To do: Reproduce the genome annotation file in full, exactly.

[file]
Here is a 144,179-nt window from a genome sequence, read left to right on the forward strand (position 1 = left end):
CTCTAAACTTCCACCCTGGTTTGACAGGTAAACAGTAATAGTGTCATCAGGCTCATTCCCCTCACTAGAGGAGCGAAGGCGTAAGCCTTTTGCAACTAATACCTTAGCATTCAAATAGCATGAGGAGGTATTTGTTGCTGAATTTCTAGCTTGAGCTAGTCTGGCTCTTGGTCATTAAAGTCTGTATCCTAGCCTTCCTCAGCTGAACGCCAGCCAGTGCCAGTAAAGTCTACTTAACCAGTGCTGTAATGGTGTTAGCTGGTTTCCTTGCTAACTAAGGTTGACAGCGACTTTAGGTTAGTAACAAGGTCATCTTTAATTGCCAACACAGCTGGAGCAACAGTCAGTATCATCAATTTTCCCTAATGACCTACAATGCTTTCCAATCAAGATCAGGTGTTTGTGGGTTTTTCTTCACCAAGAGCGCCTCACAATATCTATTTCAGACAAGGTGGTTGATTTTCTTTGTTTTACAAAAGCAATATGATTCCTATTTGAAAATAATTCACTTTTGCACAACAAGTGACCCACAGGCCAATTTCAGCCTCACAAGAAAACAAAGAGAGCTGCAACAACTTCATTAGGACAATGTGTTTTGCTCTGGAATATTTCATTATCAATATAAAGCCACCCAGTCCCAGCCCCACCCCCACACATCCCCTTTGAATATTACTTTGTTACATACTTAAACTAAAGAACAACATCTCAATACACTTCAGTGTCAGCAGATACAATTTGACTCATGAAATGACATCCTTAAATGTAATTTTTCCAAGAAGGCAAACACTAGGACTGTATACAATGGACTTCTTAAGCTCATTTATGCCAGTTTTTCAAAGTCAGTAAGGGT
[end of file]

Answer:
Here is a 144,179-nt window from a genome sequence, read left to right on the forward strand (position 1 = left end):
CTCTAAACTTCCACCCTGGTTTGACAGGTAAACAGTAATAGTGTCATCAGGCTCATTCCCCTCACTAGAGGAGCGAAGGCGTAAGCCTTTTGCAACTAATACCTTAGCATTCAAATAGCATGAGGAGGTATTTGTTGCTGAATTTCTAGCTTGAGCTAGTCTGGCTCTTGGTCATTAAAGTCTGTATCCTAGCCTTCCTCAGCTGAACGCCAGCCAGTGCCAGTAAAGTCTACTTAACCAGTGCTGTAATGGTGTTAGCTGGTTTCCTTGCTAACTAAGGTTGACAGCGACTTTAGGTTAGTAACAAGGTCATCTTTAATTGCCAACACAGCTGGAGCAACAGTCAGTATCATCAATTTTCCCTAATGACCTACAATGCTTTCCAATCAAGATCAGGTGTTTGTGGGTTTTTCTTCACCAAGAGCGCCTCACAATATCTATTTCAGACAAGGTGGTTGATTTTCTTTGTTTTACAAAAGCAATATGATTCCTATTTGAAAATAATTCACTTTTGCACAACAAGTGACCCACAGGCCAATTTCAGCCTCACAAGAAAACAAAGAGAGCTGCAACAACTTCATTAGGACAATGTGTTTTGCTCTGGAATATTTCATTATCAATATAAAGCCACCCAGTCCCAGCCCCACCCCCACACATCCCCTTTGAATATTACTTTGTTACATACTTAAACTAAAGAACAACATCTCAATACACTTCAGTGTCAGCAGATACAATTTGACTCATGAAATGACATCCTTAAATGTAATTTTTCCAAGAAGGCAAACACTAGGACTGTATACAATGGACTTCTTAAGCTCATTTATGCCAGTTTTTCAAAGTCAGTAAGGGT